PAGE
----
Lead In San Jose's Drinking Water 

In recent years, San Jose has had a huge problem with lead in drinking water. 10% of sites that were tested for lead had concentrations over 5 parts per billion. Though currently in compliance with the federal Action Level of 15 parts per billion, Environmental Protection Agency and Center for Disease Control EPA both recognize that there is no safe level of lead, especially for children. Additionally, these measurements may not be a true indication of your tap water if your home has lead plumbing or lead fixtures. Treated water leaving the plant may be in compliance with loose EPA standards, but could become contaminated once it enters older infrastructure. Lead enters San Jose's tap water through old lead service pipes and lead-containing plumbing. Houses built before 1986 were most likely built with lead plumbing and lead fixtures. Lead exposure can cause developmental issues, lowered IQ, and damages to the kidneys and brain.

Disinfection Byproducts In San Jose's Drinking Water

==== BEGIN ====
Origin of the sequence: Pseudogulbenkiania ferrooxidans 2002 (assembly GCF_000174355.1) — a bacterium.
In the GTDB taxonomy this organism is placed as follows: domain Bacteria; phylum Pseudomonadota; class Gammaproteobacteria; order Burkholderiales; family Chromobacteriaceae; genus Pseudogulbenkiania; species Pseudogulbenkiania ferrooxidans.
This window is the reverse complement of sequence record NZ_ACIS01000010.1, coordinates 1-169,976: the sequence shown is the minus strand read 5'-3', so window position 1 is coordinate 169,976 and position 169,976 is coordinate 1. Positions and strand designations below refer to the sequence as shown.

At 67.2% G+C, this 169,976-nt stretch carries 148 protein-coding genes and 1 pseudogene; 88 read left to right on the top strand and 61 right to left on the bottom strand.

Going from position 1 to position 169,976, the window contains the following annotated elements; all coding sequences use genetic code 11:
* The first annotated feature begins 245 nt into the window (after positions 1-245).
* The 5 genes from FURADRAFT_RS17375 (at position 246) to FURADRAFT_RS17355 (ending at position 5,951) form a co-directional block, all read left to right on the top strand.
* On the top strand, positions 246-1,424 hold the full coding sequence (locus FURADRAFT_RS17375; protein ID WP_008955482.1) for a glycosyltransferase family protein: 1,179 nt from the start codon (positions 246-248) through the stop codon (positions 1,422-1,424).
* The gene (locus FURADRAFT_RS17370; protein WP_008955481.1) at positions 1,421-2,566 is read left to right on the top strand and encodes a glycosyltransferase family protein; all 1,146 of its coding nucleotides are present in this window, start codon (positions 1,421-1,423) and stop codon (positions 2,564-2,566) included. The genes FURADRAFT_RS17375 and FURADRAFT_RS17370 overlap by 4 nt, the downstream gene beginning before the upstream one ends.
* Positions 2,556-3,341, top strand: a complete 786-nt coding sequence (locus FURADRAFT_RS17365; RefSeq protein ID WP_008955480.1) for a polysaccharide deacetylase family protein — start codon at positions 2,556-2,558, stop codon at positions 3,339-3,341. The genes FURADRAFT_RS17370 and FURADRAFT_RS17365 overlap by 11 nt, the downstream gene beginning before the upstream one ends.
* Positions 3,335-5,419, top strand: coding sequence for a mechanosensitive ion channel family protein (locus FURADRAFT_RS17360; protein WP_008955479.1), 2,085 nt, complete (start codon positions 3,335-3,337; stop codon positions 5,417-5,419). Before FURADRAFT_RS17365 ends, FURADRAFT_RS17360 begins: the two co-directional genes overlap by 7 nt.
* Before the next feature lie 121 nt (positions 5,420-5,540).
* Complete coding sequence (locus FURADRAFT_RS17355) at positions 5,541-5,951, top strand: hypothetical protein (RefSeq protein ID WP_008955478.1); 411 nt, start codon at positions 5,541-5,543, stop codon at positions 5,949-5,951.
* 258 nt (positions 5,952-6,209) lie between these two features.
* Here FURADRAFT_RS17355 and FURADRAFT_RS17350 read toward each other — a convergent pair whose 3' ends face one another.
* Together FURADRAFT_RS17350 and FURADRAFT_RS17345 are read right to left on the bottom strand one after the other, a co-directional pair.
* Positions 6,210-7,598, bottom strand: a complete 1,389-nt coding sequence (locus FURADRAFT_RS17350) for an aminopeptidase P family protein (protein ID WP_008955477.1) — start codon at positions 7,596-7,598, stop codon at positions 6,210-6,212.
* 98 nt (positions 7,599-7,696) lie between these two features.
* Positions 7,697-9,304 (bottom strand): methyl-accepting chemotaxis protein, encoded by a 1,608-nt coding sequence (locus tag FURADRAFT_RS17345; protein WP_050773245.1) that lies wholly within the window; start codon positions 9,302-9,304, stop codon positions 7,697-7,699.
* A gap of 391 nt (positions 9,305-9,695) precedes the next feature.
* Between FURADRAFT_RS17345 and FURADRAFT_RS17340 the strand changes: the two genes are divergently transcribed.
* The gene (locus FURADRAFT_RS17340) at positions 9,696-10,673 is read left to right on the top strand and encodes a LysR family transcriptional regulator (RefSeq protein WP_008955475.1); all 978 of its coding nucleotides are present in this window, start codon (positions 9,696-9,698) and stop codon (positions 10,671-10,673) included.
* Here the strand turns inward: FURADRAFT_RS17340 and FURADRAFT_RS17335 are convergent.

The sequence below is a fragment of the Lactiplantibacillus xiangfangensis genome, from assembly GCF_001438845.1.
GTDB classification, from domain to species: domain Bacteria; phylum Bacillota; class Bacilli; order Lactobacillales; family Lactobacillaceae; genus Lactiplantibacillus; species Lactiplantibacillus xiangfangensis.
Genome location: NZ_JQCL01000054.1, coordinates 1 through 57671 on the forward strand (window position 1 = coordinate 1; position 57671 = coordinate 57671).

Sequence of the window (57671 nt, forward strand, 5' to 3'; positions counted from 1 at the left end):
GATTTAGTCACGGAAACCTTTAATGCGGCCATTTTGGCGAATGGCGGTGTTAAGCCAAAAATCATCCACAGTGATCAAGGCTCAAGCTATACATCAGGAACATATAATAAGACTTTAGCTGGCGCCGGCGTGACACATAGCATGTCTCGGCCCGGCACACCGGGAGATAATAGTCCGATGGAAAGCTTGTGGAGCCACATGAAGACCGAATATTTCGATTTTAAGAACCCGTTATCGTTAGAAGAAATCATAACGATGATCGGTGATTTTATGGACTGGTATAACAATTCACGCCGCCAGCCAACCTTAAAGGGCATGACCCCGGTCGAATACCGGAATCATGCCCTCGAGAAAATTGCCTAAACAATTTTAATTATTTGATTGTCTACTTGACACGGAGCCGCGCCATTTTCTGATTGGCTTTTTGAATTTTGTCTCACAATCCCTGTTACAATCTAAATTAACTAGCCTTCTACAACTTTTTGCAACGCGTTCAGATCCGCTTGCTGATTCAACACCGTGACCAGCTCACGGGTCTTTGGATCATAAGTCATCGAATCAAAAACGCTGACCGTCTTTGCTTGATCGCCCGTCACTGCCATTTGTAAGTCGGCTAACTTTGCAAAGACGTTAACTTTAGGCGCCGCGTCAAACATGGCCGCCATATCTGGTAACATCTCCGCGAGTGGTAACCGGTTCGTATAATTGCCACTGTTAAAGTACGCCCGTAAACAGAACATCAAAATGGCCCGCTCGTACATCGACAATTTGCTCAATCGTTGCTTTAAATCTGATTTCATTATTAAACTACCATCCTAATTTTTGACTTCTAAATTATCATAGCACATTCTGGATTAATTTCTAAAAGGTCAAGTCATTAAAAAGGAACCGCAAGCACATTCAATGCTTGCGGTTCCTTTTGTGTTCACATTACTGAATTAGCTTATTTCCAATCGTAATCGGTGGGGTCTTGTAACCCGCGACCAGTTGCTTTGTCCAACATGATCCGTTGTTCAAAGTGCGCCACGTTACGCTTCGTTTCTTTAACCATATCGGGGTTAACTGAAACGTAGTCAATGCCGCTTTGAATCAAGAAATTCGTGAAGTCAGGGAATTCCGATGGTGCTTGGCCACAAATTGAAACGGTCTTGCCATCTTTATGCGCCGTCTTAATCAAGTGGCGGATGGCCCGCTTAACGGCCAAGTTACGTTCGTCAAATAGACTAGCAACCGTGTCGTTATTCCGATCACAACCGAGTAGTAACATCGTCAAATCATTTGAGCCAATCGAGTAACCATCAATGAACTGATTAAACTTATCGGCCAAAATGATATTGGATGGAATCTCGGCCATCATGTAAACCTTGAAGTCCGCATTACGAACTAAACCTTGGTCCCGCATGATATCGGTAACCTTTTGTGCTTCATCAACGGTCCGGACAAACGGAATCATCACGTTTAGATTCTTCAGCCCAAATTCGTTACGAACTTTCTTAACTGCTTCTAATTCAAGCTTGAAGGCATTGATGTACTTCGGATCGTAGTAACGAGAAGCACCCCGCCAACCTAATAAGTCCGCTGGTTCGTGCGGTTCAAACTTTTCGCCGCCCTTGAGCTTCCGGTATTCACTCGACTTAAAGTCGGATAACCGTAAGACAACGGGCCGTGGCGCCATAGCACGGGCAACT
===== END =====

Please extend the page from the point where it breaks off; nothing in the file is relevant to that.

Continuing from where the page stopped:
San Jose municipal tap water was in also in exceedance of loose EPA standards for Disinfection Byproducts or DBPs. DBPs are split into two categories: Total Trihalomethanes (TTHMs) and Haloacetic Acids-5 (HAA5). Concentrations of haloacetic acids were detected as high as 31.2 parts per billion. EPA’s Maximum Contaminant Level is 60 parts per billion for Haloacetic Acids. Concentrations of trihalomethanes were detected as high as 58 parts per billion. EPA’s Maximum Contaminant Level is 80 parts per billion for trihalomethanes. Disinfection Byproducts are a category of emerging contaminants which means they have been detected in drinking water but the risk to human health is unknown. DBPs are formed when chlorine or chloramine-based disinfectants are routinely added to the water supply to kill bacteria. Regulatory agencies have very little knowledge about the adverse health effects of DBPs, and their toxicity. EPA has stated that they have been linked to an increased risk of bladder cancer, as well as kidney, liver, and central nervous system problems. Some disinfection byproducts have almost no toxicity, but others have been associated with cancer, reproductive problems, and developmental issues in laboratory animals. 200 million people in the United States use chlorinated tap water as their primary drinking source, so we take understanding their full health effects very seriously, even if federal agencies fail to regulate all categories.